I think Beckett purposefully put elements into the play to confuse and confound the audience, albeit not specifically with a malicious intent. I believe he did it to remind us that what we are watching is nothing other than a play. I remember reading, and seeing performed, Death of a Salesman. It’s a terribly depressing and moving story. Both the first time I read it, and the time I saw it performed, I cried at the end of it. Why? No one actually died. The story isn’t even a true one. It’s a metaphor Arthur Miller conjured up one night. In the performance I saw, again, there was only the faintest suggestion of a house. All the walls were transparent to us, the audience, yet the characters moved as if solid walls existed, and when they didn’t, it was a dramatic element put there to tell us, the audience, that something weird was happening, that Willy was in a kind of fantasy dreamworld, that these events weren’t “really” happening. But none of this is happening. None of it exists. It’s a play.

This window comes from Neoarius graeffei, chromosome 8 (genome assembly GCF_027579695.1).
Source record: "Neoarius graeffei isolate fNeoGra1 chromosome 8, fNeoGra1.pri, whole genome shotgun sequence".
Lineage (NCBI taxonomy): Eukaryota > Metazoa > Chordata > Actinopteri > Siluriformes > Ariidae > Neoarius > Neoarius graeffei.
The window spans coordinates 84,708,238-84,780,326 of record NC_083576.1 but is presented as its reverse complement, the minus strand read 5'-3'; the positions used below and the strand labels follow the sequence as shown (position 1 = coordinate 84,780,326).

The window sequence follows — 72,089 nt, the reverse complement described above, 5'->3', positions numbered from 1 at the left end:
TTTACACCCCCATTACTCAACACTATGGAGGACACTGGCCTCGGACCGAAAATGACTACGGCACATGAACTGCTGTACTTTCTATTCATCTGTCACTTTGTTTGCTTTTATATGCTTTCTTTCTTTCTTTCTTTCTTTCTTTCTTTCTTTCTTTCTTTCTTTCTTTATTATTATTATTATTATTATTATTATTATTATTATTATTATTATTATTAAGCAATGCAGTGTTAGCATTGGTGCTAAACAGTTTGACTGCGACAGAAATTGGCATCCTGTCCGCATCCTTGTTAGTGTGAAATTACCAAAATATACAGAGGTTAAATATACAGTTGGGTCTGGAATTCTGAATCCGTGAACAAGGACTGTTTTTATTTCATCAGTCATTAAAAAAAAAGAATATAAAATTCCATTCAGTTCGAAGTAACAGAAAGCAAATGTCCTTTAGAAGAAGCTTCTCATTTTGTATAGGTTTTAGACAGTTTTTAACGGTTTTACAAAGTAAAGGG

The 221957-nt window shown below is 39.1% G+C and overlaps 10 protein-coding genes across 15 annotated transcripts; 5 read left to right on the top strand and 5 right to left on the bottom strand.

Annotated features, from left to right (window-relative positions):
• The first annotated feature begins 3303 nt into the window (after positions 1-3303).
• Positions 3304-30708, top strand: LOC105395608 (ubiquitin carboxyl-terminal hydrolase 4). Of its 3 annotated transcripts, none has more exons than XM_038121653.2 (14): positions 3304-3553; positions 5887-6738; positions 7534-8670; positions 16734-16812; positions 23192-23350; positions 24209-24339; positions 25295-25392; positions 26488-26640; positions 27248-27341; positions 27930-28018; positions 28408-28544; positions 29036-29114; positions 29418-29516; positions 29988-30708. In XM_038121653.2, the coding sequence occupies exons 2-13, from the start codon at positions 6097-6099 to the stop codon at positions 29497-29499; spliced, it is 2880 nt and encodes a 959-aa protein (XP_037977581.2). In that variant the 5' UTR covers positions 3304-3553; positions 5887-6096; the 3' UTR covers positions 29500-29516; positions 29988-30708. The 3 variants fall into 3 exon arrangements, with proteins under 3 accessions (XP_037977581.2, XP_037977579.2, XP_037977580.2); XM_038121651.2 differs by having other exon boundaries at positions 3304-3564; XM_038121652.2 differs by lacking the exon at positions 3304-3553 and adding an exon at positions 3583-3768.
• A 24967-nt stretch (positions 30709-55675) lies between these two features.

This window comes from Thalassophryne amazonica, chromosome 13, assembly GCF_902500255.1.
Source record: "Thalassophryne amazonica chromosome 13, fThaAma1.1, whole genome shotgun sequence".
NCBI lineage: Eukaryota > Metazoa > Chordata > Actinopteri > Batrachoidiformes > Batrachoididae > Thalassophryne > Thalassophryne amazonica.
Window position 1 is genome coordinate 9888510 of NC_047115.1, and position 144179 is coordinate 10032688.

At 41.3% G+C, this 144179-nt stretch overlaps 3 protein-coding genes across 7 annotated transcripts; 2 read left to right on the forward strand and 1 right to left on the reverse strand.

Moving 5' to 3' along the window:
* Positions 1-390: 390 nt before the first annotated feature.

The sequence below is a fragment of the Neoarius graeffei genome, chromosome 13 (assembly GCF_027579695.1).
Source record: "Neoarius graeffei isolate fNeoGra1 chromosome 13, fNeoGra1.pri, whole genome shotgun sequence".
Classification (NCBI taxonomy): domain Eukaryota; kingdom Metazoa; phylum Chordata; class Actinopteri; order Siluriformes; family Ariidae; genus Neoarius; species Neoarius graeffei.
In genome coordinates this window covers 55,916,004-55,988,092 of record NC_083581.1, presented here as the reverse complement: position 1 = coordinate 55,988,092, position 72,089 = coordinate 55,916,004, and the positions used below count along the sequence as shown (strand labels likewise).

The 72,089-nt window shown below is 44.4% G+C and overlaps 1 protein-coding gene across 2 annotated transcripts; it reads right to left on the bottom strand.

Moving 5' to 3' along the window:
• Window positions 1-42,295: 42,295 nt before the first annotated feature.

If we can get so caught up in a work of fiction like a play, a soap opera, a book, why is it difficult for us to acknowledge Husserl’s theory that all of these “fictions” are just as real as those things we experience in “reality,” or outside our head? I can experience a loss by watching Death of a Salesman, a play, something that exists only as words on a page and actions being performed on a stage. Written texts, even, are nothing more than a series of words. Words themselves are nothing more than symbols, visual representations of sounds that often don’t correspond all that accurately. Nothing actually exists, there’s merely representations of other things.